Naishtat: I think members of the legislature don't want to be accused of being, quote, soft on crime, soft on drugs. I think it's a misperception of what this bill is all about, but I think that's the problem.
I've had members, Democrats, come up to me and say, "Elliott, of course your bill should pass. It's going to help sick people, but I can't support it because my cousin is a sheriff," or, "because my cousin is a district attorney."
KUT News: Our political reporting partner, The Texas Tribune, published a piece earlier this month that suggested lawmakers who affiliate with the Tea Party movement may lend support to a medical marijuana initiative. What's your view of that idea?
Naishtat: I will work with any members of the legislature and any organizations that are interested in seeing legislation pass that would basically authorize the use of medicinal marijuana if the two conditions are met: a bona fide medical condition and a doctor suggesting or recommending its use.
Four years ago, Jim Jackson, who's a Republican from [the Dallas suburb of] Carrollton, signed on as a joint author. Last session, he did not. I'm hoping that this session, he will want to get more involved in this legislation. I’m planning on meeting with individuals connected with the Tea Party to see if we can put together a bipartisan, liberal-conservative coalition to work on this bill.
KUT News: It's 2010. Some states have virtually legalized marijuana. Here in Texas, you can't even get a hearing on your bill. Is there really opposition among constituents? Or is it just a perception among legislators that there is opposition among constituents?
Naishtat: This is my opinion. I think it's a perception amongst legislators. I don't know if you had a chance to see the Time Magazine article I referenced in my interview with [Texas Tribune reporter] Julian Aguilar. It's a November 22 issue. The cover of Time that week was "The United States of Amarijuana". In the article, it says, "Legalization of marijuana has gone up in smoke, but medicinal pot has gone mainstream."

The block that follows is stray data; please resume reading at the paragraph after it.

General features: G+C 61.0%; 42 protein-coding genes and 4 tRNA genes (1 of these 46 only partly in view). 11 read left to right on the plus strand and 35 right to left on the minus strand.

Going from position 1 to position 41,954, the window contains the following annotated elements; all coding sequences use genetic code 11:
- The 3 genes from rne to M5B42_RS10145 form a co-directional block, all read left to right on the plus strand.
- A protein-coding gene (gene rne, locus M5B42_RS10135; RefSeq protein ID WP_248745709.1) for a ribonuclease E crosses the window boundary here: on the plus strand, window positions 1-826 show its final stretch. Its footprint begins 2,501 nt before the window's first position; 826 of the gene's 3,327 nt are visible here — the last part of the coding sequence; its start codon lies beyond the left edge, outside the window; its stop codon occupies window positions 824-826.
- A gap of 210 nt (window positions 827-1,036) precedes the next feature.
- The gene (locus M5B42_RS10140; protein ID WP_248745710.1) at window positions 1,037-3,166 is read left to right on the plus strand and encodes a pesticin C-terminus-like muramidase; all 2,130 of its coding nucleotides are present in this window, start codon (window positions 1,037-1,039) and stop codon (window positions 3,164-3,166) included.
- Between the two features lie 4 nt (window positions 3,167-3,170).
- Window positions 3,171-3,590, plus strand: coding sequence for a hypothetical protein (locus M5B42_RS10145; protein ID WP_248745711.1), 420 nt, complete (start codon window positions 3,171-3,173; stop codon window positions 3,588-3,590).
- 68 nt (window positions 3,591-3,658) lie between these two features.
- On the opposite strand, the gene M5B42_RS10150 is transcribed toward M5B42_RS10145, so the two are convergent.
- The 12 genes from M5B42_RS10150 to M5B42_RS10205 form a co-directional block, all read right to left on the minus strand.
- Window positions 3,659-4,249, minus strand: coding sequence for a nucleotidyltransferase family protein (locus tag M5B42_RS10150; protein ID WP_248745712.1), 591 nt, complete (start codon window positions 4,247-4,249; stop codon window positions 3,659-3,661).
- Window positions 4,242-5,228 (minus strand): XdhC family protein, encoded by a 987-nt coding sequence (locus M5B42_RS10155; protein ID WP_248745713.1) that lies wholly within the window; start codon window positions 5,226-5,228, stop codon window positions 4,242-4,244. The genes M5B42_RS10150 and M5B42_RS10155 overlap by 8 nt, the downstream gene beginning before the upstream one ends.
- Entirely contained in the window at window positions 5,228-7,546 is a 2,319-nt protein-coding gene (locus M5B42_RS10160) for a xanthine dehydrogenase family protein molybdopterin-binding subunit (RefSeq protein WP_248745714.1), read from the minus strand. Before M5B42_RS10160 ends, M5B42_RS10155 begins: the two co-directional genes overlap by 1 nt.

The fact of the matter is, thirteen states have authorized the use of medicinal marijuana in one way or another. If we have Time Magazine talking about medicinal marijuana going, quote, "mainstream," I think it greatly increases the chances that not only will be get a hearing in the bill, but linking arms with Tea Party and conservative Republicans, I think we may be able to move this.
On the other hand, this is Texas, and I'm not overly optimistic. But I'm certainly more optimistic than I was before it came to my attention that there are different forces at play here, that it can be characterized as a conservative bill, and I have no problem with that. And that there may be new members, especially new members, of the Texas House of Representatives who may not be officially affiliated with the Tea Party who may think this is a good way to help people who are sick.
KUT News: Your district covers Austin. What do your constituents say about this issue?
Naishtat: I have never had a discussion with a constituent in District 49 who didn't whole heartedly support what I've been trying to do. My constituents, certainly the ones with whom I've discussed this and spoken, understand that this bill is intended to help people who are sick. That's all it's about. It doesn't legalize anything.
If this bill passes, it would send a very strong message to law enforcement throughout this state that they shouldn't automatically harass, hassle or arrest an individual who clearly has a bona fide medical condition, who's using marijuana for medicinal purposes.
This will send a message that law enforcement shouldn't be wasting its time, energy, resources, money on people who are legitimately sick and who are doing what their doctor recommends. I think that's beginning to happen anyway in Texas as a result of pursing this legislation for the last three sessions.